In July, Inman gazes at the glitter and glam of the luxury real estate market . Snapshots of the country’s top luxury markets, advice from leading agents, features on what affluent homeowners want now and a breakdown of the top sales of 2023 (so far) are all in the cards leading up to Inman Luxury Connect, Aug. 7-8 at the Aria in Las Vegas. Make plans to join us now. Tyler Whitman was about to quit real estate and head home from New York City to Alabama. In sort of a last-ditch effort, and on the very last day, a concerned co-worker took him out for a few drinks. From there, he went on a chance meeting to show a Craigslist rental that he almost didn’t post. Those renters were Princeton grads, who introduced him to friends, who introduced him to friends. Then Princeton became Harvard, and Harvard became Yale as Whitman’s rental business spread like Facebook through the Ivies. That’s how he met Philip Lang and David Walker, who later approached him to start a business that eventually became TripleMint. Early iterations were more like “this online, real estate Yelp website where agents could advertise their services,” but it eventually became a well-respected brokerage. When Bravo called Whitman for Season 8 of Million Dollar Listing New York, he says he wasn’t quite sure he was what they were looking for. Ryan Serhant and Fredrik Eklund had been with the show since its first iteration. Steve Gold had been on the show since Season 6. But it turned out that Whitman was a perfect fit for the show, which was looking to feature some up-and-coming agents. Newcomer Kirsten Jordan joined Whitman for the last two seasons before Bravo put MDLNY “on pause,” the playful way that the network says something is canceled, at least for now. TripleMint was acquired by The Agency as the brokerage opened up in the New York City market in 2022. Now, a year after MDLNY and the acquisition, Whitman is taking The Agency into the Hamptons by launching an office with local Dana Trotter, in addition to his 5-person, 5-staff “well-oiled machine” team in NYC. Trotter recently moved over to The Agency after a 26-year tenure at Sotheby’s International Real Estate. Trotter and Whitman are both actively doing business in the Hamptons market as they’re setting up their new office, which will open in Bridgehampton in mid-August. Whitman also has three seasons of Glitter and Gay , a podcast he hosts with Glennda Baker , TikTok phenomenon from Atlanta, Georgia, with 880,000+ followers and 136,000+ followers on Instagram. The dynamic duo — and real-life friends from way back — come up with a topic to guide them, and let the rest of the podcast flow naturally, based on their own life experiences. Inman sat down with Tyler Whitman to get the Real Tea on post-Million Dollar Listing New York life, his Glitter and Gay podcast with Glennda Baker, his new Hamptons locale and upcoming projects in the works. Million Dollar Listing New York went ‘on pause’ in 2022. How has business been since the show? I started my team in the city six years ago, and within two years, we were on the show, and that first year we saw a huge influx. The second year, we saw a massive influx, especially because we were heading to the 2021 market when things were crazy. And now, things are just beyond my wildest dreams. It feels very surreal. With MDLNY on pause, what reality TV do we have left in your market? I think there’s like stuff coming out. But since the show’s been off, I’ve been involved with, as of yesterday, my fifth conceptual [TV] show, but the way TV works is it’s a lot of hurry up and wait. You film what’s called a “sizzle reel” where they put together a five-minute version of an episode that they can shop. Then, you sit around while they shop it. I’ve had a lot get really far, and any of them could still happen at this point. But you know, I’m just kind of in this phase of my life where you don’t make much money by being on TV. That’s a big misconception: You get paid per episode. I always said for Million Dollar Listing, it was like closing one extra sale a year. But the bulk of my income — 99 percent of it — comes from my real estate business. I was really grateful, I had two years, and it exploded my business. [But] it takes up so much time. We filmed for nine months a year. I was really excited to get this little break to focus on my business and start this new project. And then the TV show that we started shopping yesterday looks like it actually is going to happen. OK, I have to ask this. The Agency now has a lot of former reality TV stars. Former Million Dollar Listing LA stars James Harris and David Parnes , who have always been with The Agency; Vanessa Villela , who recently moved back to The Agency after a stint at The Oppenheim Group and on Selling Sunset; and now you. Is The Agency trying to have a nationwide reality TV show? Everything in TV is super unpredictable, but I do think that’s definitely a goal. I think that’s something that they would really like to see happen. It seems like Mauricio Umanksy has a good foothold over at Netflix. That’s my understanding as well. It’s funny because I reached out to him, and I was like, “Hey, does this [show we’re shopping] interfere with anything? And he was like, “Sounds exciting. See where it goes.” We all keep a very open mind for what the possibilities are. In my opinion, the best thing that could happen for us or any brand out there is to cast as wide of a net as possible … in terms of building a huge brand and a huge company, my fantasy is everything kind of rolled into The Agency. You just see us everywhere … I’m open to all the different ways that can happen. You’ve spoken publicly about how you went from rentals to Million Dollar Listing. Can you tell us a little bit about that journey? On the show, they kind of depicted that it was like my introduction to real estate. My introduction to real estate — I’ve been doing it in the city since 2006. And I did not make any money. I mean, I was dirt poor. That was why, by the time I was getting to the show, I was like, “I should be somewhere already that I’m not. I’ve been doing this for a long time.” In 2008, I was about to quit the business. I was doing rentals but I was also waiting tables at Planet Hollywood in Times Square. I was triple moonlighting because outside of that, I was also one of those kids in Times Square who holds up flyers and sells tickets to Broadway shows to tourists. I was super hustle, but also just kind of like desperate and lost and always so discouraged. I hit a point at the end of 2008 (when the market crashed) where I was like, “Oh, I’m dirt poor now. And [moving forward] I’m gonna be extra dirt poor.” So I kind of made peace with the fact that it was time to move home, go back to school, get a more real corporate job, whatever you want to call it. The last day, I posted this ad on Craigslist, and you have to keep in mind, I was doing Craigslist ads for entry-level studios. Back then, you could get the studio for $1,300 or $1,400 a month. It will make your phone ring, but people weren’t loyal. You’d run around showing all of these apartments that were really difficult to get people excited about. Most of them would go silent on you if they took one. By the time everything was split up, you made like $400 to $500. It was not glamorous. I posted an ad for this $6,000-a-month, three-bedroom; I never had the courage to post an ad like that. I was like, “Today’s my last day. Let me just post this ad and see what happens.” I didn’t even expect my phone to ring. A girl who sat next to me who I’d been kind of venting to and telling her that I was leaving the business said, “Let me go buy you a drink.” And so we go to this bar in Chelsea, and she gets me a few drinks. My phone rings and I remember thinking, “That’s probably a debt collector,” and I almost didn’t answer. But I did answer and it was this group of guys looking for a three-bedroom and wanting to go see that apartment. I was 23. I was almost 400 pounds. This is a much different Tyler. And so I showed them the apartment, and it wasn’t the right one for them. But we hit it off, and they decided to work with me. I ended up getting them something the next week, and little did I know, that would be the ad that changed my life forever. So then what happened? I made $3,000, and it was just enough. It’s not a life-changing amount of money, but it was enough for me to be like, “OK, let me not give up quite yet.” It was enough for me to be like, “I’m gonna make this work for just another minute and see what happens.” [Those rental clients] had all graduated from Princeton. That year I ended up doing, like, 100 deals with Princeton grads, and it changed my life. It was all rentals. It’s not like I made a million dollars. But I made enough so that all of a sudden I could stand on my own two feet. I could pay my rent. I could eat and not have to work these other two jobs at the same time. Then, the next year, in 2009, Princeton started to become Harvard. And then Harvard became Yale. And all of a sudden I was “the Ivy League relocation guy” for all these fresh graduates from the schools who are moving to the city. Two of the Yale grads were Philip Lang and David Walker, who are the co-founders of TripleMint . How did TripleMint come to be? They reached out to me, along with another one of their friends from Yale, and said “We’re thinking about starting this company. Can we pick your brain?” They were sending me so many referrals; I was like, “Sure, let’s do it.” I met up with them quite a few times over two or three years. The concept of the business changed a million times. They opened a brokerage . They called me, and they were like, “We want you to do this with us.” I was at a spot in my life where I was like, “I’m just starting to do OK,” and I was not rich by any means. I was paying my bills, but there was no savings. And so I originally said no. I was like, “I just don’t think I can pull this off.” And then they reached back out a month later. I was having a really bad day at my previous office, and I was like, “You know what? Let’s do it.” I’ve just had these moments in my life — and it’s always the story I try to share with other agents — where I just took that little risk on myself. I just posted that Craigslist ad and then met them and then took care of them. Then that led to [this TripleMint opportunity]. And then I said no, but then I took that next little risk, and I was like, “Sure. I’ll start a company at 25 [years old] and clueless.” Did they have a real estate background at that point, or were you bringing all of the real estate background? I was bringing all the real estate, and that really intimidated me because I did not feel like I had enough to be able to be like, “Sure, let’s build a company around my experience doing Craigslist rentals with college.” It sounds like you’re kind of battling some impostor syndrome? Yeah, it’s the work of my life battling impostor syndrome. I’ve gotten so much better at it, but it still shows up for me sometimes. You’ve been very open about your weight-loss journey, from over 400 pounds to today. This was pre-Obamacare days and pre-being required to have insurance. So I’d never had health insurance, once I was out of the house, because I couldn’t afford it … Having this salary was the first time I was in a position where there were benefits … I used to always complain about my weight. I was very self-deprecating and making fun of myself. I think I made a mean joke about myself. [An agent, in one of our one-on-ones] said, “Can I share something with you? I used to be really overweight. I had weight loss surgery. And I know everybody has mixed feelings about it. I’m not very public about mine, but it changed my life. I highly recommend it.” I was like, “I think you think I make more money running this company than I do. I don’t have enough money to get the surgery.” And she said that at a certain weight, insurance will cover it. So maybe see if you’re at that weight. Turns out it was. I gave it some thought. And I just had kind of this white light moment at a Phish concert, where I passed out. I was so embarrassed, and I knew it was partially because I was dehydrated and being irresponsible. But it was largely to do with the fact that I was 400 pounds and trying to dance through a three-day music festival. My body was just like, “We can’t handle this.” That was the moment for me. I was like, “I’m gonna do this.” Because if you meet all the requirements and you have insurance, I think my deductible at that time was like $500. I was like, “I can do that.” And I did. So you’re about to launch a new office in the Hamptons officially. Tell us more. It was an emotional roller coaster for me when I found out that we were becoming The Agency. There was this part of me that was so proud that we had reached this moment in our business and this next huge thing was going to happen. And there was also like deep, deep mourning over this thing that I had spent the last decade of my life building and creating and being a part of all of a sudden being stripped away from me, in a weird way. I had ownership equity in TripleMint. Now I have that in The Agency. And it’s strange because it’s a comparable amount in both, but I felt like an owner of TripleMint, and The Agency is so big. I don’t feel like an owner of The Agency, and I really liked that feeling of ownership. So when all this happened, I turned around and, as part of my grieving process, bought the Hamptons franchise at The Agency. [I thought], “This I’m gonna own.” Then I started taking some new risks, started repeating some of those old behaviors I did early in my career. Asked some very powerful people in the Hamptons market to meet with me, thinking that they wouldn’t, and they did. One of those people is now my business partner, Dana Trotter. And between the two of us, it is such a spectacular combination. She’s pretty much been out here her entire life. She moved here when she was, like, 8. Then she started in real estate when she was 21. Her mom was in the business and so she grew up around it. You know, she spent the first 27 years of her career at Sotheby’s and then she came over to build this and start this with me, and we’re going through all the things: We’re building out our office, we are hiring, we’re onboarding, we are doing payroll. You forget that is behind-the-scenes of the business and so I work 24/7. And you also have this wildly popular podcast. Tell us a little bit about Glitter and Gay with the infamous, ‘oh my stars’ Glennda Baker. So, Glennda and I have been friends for a long time, like 2015-2016, when nobody knew who either of us was. We always just kind of kept in touch here and there. I sent her a referral and we had this hysterical interaction over this referral that I sent her. And I was like, “Oh, she could be a real friend of mine.” So after my first season of Million Dollar Listing, I was doing this online Whole 30 that a lot of people were participating in, and I went to this real estate convention. Glennda had been participating in it. [I suggested we do a] Facebook live video, where we talked about our Whole 30 experience. And to this day, I think that was the funniest video I’ve ever posted in my life. I posted it and everybody was like, “You guys need a show.” When the pandemic hit, I reached out to her and said, “I think we do need a show. Let’s start a podcast.” … We recorded 12 episodes in two days. All we come up with is the topic for the episode. We just kind of use that topic to loosely guide us through the conversation, but we don’t plan the conversation at all. We don’t really set any boundaries with each other. We just trust each other. It’s my favorite thing I’ve ever done. It’s cathartic. It’s funny and our audience is so amazing … We actually don’t have a distributor, and we wanted to keep it open for a few reasons. Some of the TV opportunities that are being discussed are around us and so we didn’t want to be owned by anybody in case an opportunity came up. And we also didn’t want to be told what to say. Did you say that there could be a show with you and Glennda Baker? I mean, that would be the dream. Okay, those are some of the things that we’re definitely working on. That would just be that would be my absolute favorite thing to have happen. And I think it would, if somebody was smart enough to pick up that TV show. … Of all the things that I’m working on right now, that’s the thing that would be a major hit. What are your thoughts as this Pride Month ends? We’re learning about all the different ways that various people identify. It’s reminiscent of when being openly gay was new and taboo. And, you know, people are ridiculing it and creating walls around it and restricting drag queens from performing and all of these things. I’m just like, “How are we back here?” Pride is always a time to be reminded of why it’s important and why the work never ends. It is very easy for me to feel comfortable today. Because I’m a gay man. I’m white. I identify, you know, as the sex I was born. And so now, I’m the privileged one. And I get that, you know what I mean? I have to stand up for the people in my community who are fighting a real fight now. And being in the middle of Pride, it’s so great when the community comes together, and you remember just how big and giant and loud the voices are and how many people are here for us. Because the headlines are nasty, and you start to forget that that’s still not the majority, but we’re hearing all this negative news and all of this legislation, and all of these things. Pride is just one of those beautiful times when you come together. You remember the love, you remember why it’s important. And you remember the power. I mean, this community is so powerful, and not just powerful — so fun. Get Inman’s Luxury Lens Newsletter delivered right to your inbox. A weekly deep dive into the biggest news in the world of high-end real estate delivered every Friday. Click here to subscribe.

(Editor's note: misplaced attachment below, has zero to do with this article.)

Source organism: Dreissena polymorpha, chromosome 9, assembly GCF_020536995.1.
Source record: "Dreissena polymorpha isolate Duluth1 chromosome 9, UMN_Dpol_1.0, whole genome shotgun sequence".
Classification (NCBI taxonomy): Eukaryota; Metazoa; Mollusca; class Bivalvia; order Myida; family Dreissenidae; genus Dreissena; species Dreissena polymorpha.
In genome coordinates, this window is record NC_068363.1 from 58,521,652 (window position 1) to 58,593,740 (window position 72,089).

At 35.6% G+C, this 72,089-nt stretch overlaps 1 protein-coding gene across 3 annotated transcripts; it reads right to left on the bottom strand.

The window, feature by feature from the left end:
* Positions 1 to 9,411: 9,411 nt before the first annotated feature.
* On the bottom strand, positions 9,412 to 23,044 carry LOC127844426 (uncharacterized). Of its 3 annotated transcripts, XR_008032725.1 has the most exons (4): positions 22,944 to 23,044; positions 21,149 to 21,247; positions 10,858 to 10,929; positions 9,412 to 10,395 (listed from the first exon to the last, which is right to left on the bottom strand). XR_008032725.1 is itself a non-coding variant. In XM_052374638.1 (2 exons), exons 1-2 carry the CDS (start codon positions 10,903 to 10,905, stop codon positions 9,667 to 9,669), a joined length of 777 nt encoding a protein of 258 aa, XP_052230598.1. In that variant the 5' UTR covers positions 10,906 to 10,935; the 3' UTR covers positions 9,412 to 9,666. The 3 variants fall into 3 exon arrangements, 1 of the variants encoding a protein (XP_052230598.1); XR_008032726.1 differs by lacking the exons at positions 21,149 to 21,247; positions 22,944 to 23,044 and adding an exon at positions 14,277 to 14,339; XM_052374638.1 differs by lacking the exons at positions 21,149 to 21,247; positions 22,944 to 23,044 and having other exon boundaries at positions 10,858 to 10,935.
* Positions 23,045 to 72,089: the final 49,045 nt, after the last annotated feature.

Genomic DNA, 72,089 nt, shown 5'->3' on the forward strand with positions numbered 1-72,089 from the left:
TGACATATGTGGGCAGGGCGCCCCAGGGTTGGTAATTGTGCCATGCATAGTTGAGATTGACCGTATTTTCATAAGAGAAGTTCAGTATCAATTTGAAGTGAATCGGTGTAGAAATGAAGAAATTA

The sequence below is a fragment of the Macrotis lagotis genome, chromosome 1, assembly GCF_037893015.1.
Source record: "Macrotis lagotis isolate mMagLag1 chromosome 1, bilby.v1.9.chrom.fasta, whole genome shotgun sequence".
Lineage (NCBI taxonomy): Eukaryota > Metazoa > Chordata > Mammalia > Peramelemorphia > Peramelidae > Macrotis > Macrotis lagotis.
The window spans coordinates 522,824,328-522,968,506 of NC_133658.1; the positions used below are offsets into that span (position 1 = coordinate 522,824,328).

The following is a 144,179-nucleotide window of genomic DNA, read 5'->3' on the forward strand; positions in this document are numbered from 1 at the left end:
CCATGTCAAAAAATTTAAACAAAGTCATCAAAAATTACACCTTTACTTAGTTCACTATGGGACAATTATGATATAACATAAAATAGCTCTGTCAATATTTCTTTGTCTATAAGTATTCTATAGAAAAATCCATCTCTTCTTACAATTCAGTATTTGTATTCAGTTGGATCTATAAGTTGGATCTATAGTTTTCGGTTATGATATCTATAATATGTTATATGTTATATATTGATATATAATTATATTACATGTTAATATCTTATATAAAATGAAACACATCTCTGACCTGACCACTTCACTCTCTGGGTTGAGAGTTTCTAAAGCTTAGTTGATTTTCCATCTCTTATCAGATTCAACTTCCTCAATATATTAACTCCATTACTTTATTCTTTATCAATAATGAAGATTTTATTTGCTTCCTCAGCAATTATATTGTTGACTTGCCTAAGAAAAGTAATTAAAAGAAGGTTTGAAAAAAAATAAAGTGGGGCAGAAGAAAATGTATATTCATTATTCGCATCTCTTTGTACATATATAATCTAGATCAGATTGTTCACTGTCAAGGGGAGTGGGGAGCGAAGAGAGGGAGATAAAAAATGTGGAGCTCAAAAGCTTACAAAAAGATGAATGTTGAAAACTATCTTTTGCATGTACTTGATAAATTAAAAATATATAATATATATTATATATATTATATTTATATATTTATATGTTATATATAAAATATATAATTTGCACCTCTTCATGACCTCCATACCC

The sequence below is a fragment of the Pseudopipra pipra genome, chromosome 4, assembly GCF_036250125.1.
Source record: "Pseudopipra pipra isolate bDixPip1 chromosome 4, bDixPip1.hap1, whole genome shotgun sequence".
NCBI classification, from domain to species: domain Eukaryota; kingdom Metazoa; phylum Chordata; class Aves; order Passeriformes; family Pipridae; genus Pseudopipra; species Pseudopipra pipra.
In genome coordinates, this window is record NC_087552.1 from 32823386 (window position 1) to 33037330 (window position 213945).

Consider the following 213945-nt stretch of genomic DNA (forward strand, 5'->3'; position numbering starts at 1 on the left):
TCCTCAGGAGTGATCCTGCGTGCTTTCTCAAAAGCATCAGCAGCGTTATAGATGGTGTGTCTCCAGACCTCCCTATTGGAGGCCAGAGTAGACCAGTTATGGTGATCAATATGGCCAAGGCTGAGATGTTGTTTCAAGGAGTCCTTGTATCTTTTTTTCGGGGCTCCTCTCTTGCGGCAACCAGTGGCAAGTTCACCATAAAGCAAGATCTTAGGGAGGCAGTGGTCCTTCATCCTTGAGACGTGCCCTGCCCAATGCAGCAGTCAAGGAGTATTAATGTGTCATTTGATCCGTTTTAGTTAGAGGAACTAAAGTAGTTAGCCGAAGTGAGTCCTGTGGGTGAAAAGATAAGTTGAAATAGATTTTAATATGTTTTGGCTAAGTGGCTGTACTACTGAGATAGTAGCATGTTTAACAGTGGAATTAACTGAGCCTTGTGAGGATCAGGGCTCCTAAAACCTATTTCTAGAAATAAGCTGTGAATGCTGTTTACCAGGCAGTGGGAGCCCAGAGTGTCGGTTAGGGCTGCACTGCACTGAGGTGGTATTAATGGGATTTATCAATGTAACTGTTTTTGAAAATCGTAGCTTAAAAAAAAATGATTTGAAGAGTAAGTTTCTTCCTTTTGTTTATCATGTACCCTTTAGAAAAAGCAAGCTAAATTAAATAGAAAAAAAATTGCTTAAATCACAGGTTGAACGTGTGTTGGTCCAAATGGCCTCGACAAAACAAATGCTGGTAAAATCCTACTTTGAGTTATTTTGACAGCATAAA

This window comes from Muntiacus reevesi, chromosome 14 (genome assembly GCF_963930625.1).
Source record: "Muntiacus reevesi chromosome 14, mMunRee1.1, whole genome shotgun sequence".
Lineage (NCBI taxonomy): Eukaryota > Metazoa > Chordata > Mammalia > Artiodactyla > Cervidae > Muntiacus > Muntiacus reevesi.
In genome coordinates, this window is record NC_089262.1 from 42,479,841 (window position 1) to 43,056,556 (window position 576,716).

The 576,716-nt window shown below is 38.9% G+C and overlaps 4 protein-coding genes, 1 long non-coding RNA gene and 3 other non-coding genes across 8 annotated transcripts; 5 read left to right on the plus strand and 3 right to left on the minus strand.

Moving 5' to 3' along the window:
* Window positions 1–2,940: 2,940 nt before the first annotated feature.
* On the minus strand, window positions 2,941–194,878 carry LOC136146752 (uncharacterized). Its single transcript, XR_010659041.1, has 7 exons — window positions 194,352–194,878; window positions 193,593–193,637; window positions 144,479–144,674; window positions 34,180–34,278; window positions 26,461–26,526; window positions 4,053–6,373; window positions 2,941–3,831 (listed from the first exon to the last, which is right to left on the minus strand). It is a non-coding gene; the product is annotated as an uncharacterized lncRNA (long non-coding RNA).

TripleMint Frequently Asked Questions (FAQ)
When was TripleMint founded?
TripleMint was founded in 2011.
Where is TripleMint's headquarters?
TripleMint's headquarters is located at 220 West 42nd St, New York.
What is TripleMint's latest funding round?
TripleMint's latest funding round is Acquired.
How much did TripleMint raise?
TripleMint raised a total of $8.17M.
Who are the investors of TripleMint?
Investors of TripleMint include The Agency, Entrepreneurs Roundtable Accelerator, Remarkable Ventures, Dominion Ventures, Summit Action and 11 more.